It is possible to fail in many ways

On Twitter, Alfonso Guerra (@Huperniketes) asked me, “Okay, tell me how [software] quality will improve by prog[rammer]s taking more resp[onsibility] for quality?” My response is longer than 140 characters, so I’m replying here.

For background, my involvement in the conversation started when he caught my eye with

The problem with the Software Craftsmanship movement is its attempt to create a race of superprogrammers who can save [software] from bad [project management].

Well, I don’t know anyone promoting Software Craftsmanship who thinks that. (Continued)

So you want to make your organization Agile

When I first discovered Extreme Programming a decade ago, I was a software developer wanting to produce the best, and best fitting, software that I could. In those days, it seems that most Agile adoptions were from the bottom up.

Now I find a lot of Agile adoptions are from the top (or, at least, middle) down. Managers have heard about the improved results that companies are achieving using Agile development, and they want some of that for their organizations. That’s not surprising, and it should result in both better results for the organization and better work life for the employees.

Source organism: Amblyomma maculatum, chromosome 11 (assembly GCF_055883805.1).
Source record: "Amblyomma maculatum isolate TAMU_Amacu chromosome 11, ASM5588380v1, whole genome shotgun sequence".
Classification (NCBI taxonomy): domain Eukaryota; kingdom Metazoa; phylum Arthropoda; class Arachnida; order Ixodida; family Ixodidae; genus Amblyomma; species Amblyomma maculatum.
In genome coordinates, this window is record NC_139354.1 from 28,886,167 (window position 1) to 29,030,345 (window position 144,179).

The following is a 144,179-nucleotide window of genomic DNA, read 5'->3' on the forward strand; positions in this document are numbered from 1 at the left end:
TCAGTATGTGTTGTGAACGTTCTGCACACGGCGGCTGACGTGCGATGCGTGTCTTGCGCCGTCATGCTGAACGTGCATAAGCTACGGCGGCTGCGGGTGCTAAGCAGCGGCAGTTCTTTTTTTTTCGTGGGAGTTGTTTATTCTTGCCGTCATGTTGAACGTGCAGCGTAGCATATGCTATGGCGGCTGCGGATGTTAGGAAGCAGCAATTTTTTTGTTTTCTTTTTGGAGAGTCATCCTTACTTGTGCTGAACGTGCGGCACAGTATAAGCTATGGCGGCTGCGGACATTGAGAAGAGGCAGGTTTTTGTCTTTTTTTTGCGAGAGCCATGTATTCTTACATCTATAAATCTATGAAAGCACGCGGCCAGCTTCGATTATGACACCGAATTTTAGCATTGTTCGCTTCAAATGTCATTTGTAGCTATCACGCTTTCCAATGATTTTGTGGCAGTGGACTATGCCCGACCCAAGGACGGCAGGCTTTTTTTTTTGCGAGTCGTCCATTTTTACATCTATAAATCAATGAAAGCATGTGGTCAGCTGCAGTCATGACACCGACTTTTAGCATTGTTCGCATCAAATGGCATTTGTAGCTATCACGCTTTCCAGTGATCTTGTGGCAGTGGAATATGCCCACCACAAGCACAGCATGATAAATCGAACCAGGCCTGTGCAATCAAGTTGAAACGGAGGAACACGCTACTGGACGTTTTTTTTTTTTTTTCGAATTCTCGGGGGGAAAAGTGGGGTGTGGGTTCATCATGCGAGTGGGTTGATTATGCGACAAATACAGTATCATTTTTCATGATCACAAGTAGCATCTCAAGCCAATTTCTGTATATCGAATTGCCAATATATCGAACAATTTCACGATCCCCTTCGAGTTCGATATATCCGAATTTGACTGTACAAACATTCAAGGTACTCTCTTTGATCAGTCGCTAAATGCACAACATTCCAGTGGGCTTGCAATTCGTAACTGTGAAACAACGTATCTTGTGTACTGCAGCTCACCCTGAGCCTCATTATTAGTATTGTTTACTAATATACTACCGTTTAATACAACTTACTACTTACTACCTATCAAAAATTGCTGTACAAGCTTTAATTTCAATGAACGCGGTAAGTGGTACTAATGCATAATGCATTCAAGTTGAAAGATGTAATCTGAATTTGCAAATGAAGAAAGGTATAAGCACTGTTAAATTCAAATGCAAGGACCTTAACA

Unfortunately, it doesn’t always work out that way. What is it that goes wrong with these top-down Agile transitions? More importantly, how can a well-meaning manager conduct a successful Agile transition? (Continued)

The Importance of Detailed Planning

I recently wrote on The Importance of Precise Estimates.  This is a related topic.

Mark Levison called my attention to an article by Michael Hugos subtitled ‘Agile projects require more planning and coordinating than waterfall projects‘ on CIO.com.  In this article he advocates answering the question, “Has the scope of any project task changed?” at every daily standup.  He uses this information to update a detailed Gantt chart to provide to senior management.  In Michael’s words,

It also gives senior managers who are not on the project (but who are still ultimately responsible for what happens) the information they need to feel comfortable. And that saves project team members from being distracted by endless management questions and misplaced advice (and nothing kills agility faster than endless management questions and misplaced advice…).

Michael, in LOLspeak, “Ur doin it wrong.” (Continued)